The third season Mad Men episode “The Arrangements” is, itself, a neat, single-episode mystery whose resolution is both ambiguous and deeply thought-provoking. In it, PepsiCo hires Don and the gang to produce an ad for Patio, a new diet cola, based on a highly abstract shot of Ann-Margaret singing against a blue background in Bye-Bye Birdie:
The client asks for an exact recreation of the Ann-Margaret shot, except with lyrics about Patio. Don & the gang go for it, except Peggy, who quietly complains to Don that this concept has nothing to do with their target market — dieting women. Don listens but ignores her counsel, possibly because he knows the client’s mind is made up.
At the last-ish minute, the director hired to make the commercial backs out, and Sal is given the opportunity to take the helm. In a creepy-sad-sweet scene, Sal acts out his vision for the ad to his wife, playing the Ann-Margaret role to the hilt (and distracting her, in an unhealthy way, from the sex she had initially wanted).
We don’t see the ad being shot, but we do see the result — as promised, it’s a perfect recreation of the Ann-Margaret number, but the client is dissatisfied. He’s unable to put his finger on the problem — and Don reminds him that this is “exactly — and I do mean exactly” what he asked for — but something about it rings false. He decides to be “magnanimous” and call his concept a bad one. He rises to go. Peggy is smug. Roger Sterling hypothesizes that the problem was with the actress — “She’s not Ann-Margaret.” Sal attempts to throw himself on his sword until Don tells him not to ruin “the only good thing that came out of all this,” suggesting that he’ll be hiring Sal to direct again.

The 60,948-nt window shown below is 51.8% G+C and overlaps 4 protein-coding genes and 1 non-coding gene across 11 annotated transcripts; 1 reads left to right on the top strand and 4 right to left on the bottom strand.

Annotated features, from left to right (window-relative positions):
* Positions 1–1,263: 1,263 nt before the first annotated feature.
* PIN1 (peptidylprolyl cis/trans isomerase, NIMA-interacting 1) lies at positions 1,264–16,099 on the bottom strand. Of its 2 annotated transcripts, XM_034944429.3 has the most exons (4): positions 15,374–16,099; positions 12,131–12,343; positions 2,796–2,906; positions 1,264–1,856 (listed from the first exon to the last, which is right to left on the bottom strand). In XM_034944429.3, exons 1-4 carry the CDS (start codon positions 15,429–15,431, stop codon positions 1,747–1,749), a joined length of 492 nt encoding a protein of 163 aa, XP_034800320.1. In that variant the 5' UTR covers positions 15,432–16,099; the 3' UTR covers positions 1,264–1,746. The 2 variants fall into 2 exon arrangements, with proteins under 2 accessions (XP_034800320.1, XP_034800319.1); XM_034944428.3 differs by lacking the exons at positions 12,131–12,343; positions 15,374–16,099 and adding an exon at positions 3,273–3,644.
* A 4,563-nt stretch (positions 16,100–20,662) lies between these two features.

What’s curious about the whole incident is how blank this high-concept ad becomes. A brassy singer on a blank background works in the original ad because the lyrics tell a story. Replace them with inane ad copy about diet cola and the whole thing turns into a weird work of meditative neoplasticism, empty of anything as mundane as a cogent, overt meaning. Maybe it’s this uncanny hollowness the client senses.
Or is that right? Does the problem somehow subtly lie with Sal? Does his use of Ann-Margaret as a stalking-horse for Secret Sal’s Gay Fabulousness end up tainting the whole project?
Or is Peggy right that a bunch of middle-aged men made arrogant and faulty presumptions about how an average woman wants to see herself?
The show doesn’t answer this question overtly, and although the attentive viewer knows what happened, he’s left to puzzle over what it means and whether even the characters really understand it. It’s a fundamental mystery about art and how we react to it, not a factual whodunit, and although I’ve seen the episode twice now I’m still disturbed and puzzled by it — and still grateful to the writing staff of Mad Men for leaving exactly the right things unsaid.